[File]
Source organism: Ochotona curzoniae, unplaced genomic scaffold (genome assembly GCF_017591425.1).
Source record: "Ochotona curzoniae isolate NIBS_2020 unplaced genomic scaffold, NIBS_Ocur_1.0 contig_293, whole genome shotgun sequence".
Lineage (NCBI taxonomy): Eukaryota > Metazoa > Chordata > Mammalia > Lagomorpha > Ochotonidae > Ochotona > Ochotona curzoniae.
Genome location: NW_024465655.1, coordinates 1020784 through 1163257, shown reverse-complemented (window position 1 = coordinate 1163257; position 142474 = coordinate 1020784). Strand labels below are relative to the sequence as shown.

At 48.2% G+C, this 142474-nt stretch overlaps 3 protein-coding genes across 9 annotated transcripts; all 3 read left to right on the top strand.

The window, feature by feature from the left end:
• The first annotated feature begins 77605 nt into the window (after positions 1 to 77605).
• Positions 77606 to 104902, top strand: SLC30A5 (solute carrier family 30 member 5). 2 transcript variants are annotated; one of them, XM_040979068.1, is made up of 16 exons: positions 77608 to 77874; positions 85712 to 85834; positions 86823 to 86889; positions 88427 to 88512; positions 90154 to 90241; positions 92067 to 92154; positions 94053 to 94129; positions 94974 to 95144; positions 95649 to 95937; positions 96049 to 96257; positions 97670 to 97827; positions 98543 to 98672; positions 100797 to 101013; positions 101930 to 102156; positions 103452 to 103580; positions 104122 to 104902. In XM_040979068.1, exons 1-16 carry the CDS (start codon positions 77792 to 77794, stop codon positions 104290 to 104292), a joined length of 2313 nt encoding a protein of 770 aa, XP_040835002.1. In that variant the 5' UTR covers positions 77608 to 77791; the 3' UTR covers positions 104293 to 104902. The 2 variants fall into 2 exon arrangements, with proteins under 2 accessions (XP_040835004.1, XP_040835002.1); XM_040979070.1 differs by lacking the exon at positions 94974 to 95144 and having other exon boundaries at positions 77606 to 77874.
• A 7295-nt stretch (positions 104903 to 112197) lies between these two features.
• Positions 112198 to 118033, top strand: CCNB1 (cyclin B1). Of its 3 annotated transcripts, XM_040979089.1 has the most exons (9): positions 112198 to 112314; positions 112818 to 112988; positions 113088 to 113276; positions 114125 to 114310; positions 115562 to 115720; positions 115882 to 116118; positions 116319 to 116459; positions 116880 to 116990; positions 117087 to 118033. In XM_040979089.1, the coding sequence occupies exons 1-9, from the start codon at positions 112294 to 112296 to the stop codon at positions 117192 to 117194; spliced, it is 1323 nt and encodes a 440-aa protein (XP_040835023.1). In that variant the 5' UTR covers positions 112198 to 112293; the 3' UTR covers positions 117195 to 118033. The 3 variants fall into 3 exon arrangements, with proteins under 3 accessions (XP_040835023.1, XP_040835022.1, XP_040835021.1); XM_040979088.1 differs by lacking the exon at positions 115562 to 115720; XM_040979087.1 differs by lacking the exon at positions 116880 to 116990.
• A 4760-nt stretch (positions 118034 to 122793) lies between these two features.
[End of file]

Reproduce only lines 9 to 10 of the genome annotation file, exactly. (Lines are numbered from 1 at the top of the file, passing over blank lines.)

• A 7295-nt stretch (positions 104903 to 112197) lies between these two features.
• Positions 112198 to 118033, top strand: CCNB1 (cyclin B1). Of its 3 annotated transcripts, XM_040979089.1 has the most exons (9): positions 112198 to 112314; positions 112818 to 112988; positions 113088 to 113276; positions 114125 to 114310; positions 115562 to 115720; positions 115882 to 116118; positions 116319 to 116459; positions 116880 to 116990; positions 117087 to 118033. In XM_040979089.1, the coding sequence occupies exons 1-9, from the start codon at positions 112294 to 112296 to the stop codon at positions 117192 to 117194; spliced, it is 1323 nt and encodes a 440-aa protein (XP_040835023.1). In that variant the 5' UTR covers positions 112198 to 112293; the 3' UTR covers positions 117195 to 118033. The 3 variants fall into 3 exon arrangements, with proteins under 3 accessions (XP_040835023.1, XP_040835022.1, XP_040835021.1); XM_040979088.1 differs by lacking the exon at positions 115562 to 115720; XM_040979087.1 differs by lacking the exon at positions 116880 to 116990.